By Assia Angelini
Clear skies and warm rays of sun made the perfect atmosphere for the annual Women’s Celebratory Tea hosted by the Multicultural Student Council (MSC) in Eleanor Searle on Sunday, March 19th. All were invited to spend an afternoon in support and celebration of the achievements, leadership, courage, and strength of women. Those who attended entered a room adorned with flowers and ribbons, simplistic but effective decorations that reflected the relaxed yet dignified mood of the event. One look at how MSC transformed the ambiance of Eleanor Searle showed how much careful thought and effort went into this event.
As guests arrived at 2pm, they had time to mingle and seat themselves to the mellow tunes of smooth jazz before the program for the event began. Derrick Jean-Baptiste, Vice President of MSC, chief planner, and master of ceremonies for the Women’s Tea, started the program with a brief welcome to all who attended. A prayer by the Dr. Sarah Harding of the Religion Department followed the opening statement. Then those in attendance helped themselves to the dainty spread of finger foods and cold iced tea provided for the event.
As guests ate, Jean-Baptiste once again stepped behind the microphone to signal the start second half of the program. Members of MSC read informational excerpts chronicling women’s involvement in criminal justice punctuated by readings of poems both original and written by prominent female authors including Maya Angelou and Nikki Giovanni. All this led up to the introduction of the Women’s Tea’s featured speaker, Dr. Lisa Carter of the Criminology Department.
Dr. Carter spoke on the subject of women’s history in labor force, a point she clarified after jokingly remarking on her assistant’s confusion around why she was giving a speech about women having babies.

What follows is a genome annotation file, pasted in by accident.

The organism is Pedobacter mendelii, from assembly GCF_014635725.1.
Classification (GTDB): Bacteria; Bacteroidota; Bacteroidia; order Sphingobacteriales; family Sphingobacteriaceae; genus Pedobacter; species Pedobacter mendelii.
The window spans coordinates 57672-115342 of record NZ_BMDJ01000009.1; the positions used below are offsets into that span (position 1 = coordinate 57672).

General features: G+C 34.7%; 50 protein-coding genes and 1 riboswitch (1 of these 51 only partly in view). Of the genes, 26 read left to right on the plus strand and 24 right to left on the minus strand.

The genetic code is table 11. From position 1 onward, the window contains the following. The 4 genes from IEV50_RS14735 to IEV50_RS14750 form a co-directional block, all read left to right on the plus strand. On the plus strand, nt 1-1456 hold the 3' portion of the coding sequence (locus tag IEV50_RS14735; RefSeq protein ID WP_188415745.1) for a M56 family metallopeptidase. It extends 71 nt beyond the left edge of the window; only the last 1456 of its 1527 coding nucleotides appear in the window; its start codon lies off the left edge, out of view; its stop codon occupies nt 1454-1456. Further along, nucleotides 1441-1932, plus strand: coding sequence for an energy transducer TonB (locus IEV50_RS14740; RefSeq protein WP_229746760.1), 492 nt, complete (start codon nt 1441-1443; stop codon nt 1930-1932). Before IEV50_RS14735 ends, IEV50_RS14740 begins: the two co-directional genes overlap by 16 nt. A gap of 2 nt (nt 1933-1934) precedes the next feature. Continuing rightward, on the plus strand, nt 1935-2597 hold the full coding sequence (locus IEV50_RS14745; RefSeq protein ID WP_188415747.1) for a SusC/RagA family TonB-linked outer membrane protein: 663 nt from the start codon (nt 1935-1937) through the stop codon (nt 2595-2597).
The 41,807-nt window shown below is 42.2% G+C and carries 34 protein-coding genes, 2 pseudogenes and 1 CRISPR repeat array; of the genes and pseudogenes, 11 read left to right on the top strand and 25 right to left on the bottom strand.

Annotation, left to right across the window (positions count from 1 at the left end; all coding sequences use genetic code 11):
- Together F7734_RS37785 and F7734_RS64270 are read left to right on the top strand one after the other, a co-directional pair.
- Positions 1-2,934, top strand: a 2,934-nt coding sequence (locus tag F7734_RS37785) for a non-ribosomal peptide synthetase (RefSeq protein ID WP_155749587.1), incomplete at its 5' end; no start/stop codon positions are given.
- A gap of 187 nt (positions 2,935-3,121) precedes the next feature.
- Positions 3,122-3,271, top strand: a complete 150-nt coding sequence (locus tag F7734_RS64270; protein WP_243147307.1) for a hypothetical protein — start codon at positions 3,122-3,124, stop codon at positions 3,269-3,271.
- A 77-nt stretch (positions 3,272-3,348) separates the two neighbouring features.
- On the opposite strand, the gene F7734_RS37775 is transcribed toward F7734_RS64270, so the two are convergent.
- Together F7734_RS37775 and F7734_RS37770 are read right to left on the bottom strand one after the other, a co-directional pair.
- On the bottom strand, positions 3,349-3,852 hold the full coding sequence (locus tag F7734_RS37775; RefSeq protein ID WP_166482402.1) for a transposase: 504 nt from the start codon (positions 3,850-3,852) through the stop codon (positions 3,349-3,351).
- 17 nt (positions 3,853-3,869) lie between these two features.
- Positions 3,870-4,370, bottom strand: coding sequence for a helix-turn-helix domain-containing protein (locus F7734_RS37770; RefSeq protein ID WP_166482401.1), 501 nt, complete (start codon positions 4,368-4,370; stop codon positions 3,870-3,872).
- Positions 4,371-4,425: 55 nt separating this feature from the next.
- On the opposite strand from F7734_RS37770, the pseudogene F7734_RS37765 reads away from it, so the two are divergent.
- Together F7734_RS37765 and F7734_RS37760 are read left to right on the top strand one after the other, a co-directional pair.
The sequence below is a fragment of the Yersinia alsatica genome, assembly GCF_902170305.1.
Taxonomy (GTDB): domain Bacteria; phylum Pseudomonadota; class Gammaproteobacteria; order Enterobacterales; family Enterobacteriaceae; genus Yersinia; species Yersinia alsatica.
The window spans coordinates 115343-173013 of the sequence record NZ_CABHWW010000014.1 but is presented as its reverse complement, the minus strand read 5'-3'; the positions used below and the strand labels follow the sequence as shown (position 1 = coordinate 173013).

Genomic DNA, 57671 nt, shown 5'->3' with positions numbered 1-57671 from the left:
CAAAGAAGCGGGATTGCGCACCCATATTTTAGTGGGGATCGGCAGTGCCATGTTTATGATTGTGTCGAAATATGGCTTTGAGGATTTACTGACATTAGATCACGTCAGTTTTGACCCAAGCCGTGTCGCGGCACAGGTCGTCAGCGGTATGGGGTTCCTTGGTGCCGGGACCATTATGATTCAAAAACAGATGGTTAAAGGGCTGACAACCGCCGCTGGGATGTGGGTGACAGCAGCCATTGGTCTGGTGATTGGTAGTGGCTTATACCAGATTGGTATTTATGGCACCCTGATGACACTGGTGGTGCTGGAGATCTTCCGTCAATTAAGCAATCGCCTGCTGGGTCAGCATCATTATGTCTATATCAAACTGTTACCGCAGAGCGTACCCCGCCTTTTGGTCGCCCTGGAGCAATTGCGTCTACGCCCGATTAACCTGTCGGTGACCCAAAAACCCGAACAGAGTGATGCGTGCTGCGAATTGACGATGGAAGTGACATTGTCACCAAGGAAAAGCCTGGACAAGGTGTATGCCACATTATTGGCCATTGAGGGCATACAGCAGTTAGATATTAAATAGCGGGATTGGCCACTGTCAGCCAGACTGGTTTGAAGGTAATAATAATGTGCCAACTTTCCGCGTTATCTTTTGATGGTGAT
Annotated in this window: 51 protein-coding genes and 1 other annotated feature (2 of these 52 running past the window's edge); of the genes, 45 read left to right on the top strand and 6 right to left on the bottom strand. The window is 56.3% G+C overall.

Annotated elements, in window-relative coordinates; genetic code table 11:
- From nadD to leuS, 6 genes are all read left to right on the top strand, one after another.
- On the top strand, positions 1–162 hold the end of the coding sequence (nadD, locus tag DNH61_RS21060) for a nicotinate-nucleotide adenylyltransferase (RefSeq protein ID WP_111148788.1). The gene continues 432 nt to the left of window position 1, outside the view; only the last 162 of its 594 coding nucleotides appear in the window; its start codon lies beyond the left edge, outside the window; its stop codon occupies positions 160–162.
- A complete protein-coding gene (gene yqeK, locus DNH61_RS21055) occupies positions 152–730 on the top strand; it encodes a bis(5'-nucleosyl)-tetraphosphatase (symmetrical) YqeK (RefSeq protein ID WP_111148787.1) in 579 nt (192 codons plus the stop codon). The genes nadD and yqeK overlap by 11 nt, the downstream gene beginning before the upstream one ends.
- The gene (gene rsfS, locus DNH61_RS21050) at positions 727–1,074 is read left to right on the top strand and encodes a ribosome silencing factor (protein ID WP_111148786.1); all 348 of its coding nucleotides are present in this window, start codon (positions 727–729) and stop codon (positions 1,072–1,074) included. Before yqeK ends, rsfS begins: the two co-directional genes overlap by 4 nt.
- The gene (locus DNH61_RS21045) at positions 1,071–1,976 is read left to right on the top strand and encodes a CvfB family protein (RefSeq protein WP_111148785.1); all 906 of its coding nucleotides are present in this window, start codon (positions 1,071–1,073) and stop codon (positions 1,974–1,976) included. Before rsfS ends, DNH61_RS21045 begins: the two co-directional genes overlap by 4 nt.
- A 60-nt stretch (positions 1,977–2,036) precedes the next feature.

Using statistics in to paint a clearer picture, Dr. Carter discussed the history of inequality not just across the gender line in the workforce, but also how differences in race affect treatment and rates of pay. She then went on to use discuss how these factors influenced and affected the lives of criminalized women.
Drawing from the impactful research she conducted for her dissertation, Dr. Carter touched on how women were not usually violent offenders and often driven to crime due to economical factors relating to money. She also mentioned how the difficulty of obtaining a sustainable job with a criminal record created a cycle that was difficult to break. Lisa concluded her speech with one of her favorite quotes from Supreme Court Justice Ruth Ginsburg: “People ask me sometimes… When will there be enough women on the court? …When there are nine.”
After the applause following the speech died down, Tatiana Montilla, a Junior Music Performance Major, performed A Slumber Song of The Madonna. When describing the meaning behind the song she said, “It’s a mother singing to her new-born baby. The mother expresses her love for the newborn and says they are greater than the jewels of kings.”
As the program for the Women’s Tea drew to an end, Dr. Anne B. Kerr, President of Florida Southern College, closed the program. Dr. Kerr left those in the room with a final message to “gather your tribe.” She urged others to recruit those who would challenge and uplift others, and with these people create a lasting system of support would enrich the lives of everyone involved. She ended by counting everyone in attendance among her system of support.
The program concluded in the midafternoon. Guests exited Eleanor Searle, pausing to take a picture in the sunshine, grab one last morsel of food, and congratulate planners and participants on the event’s success.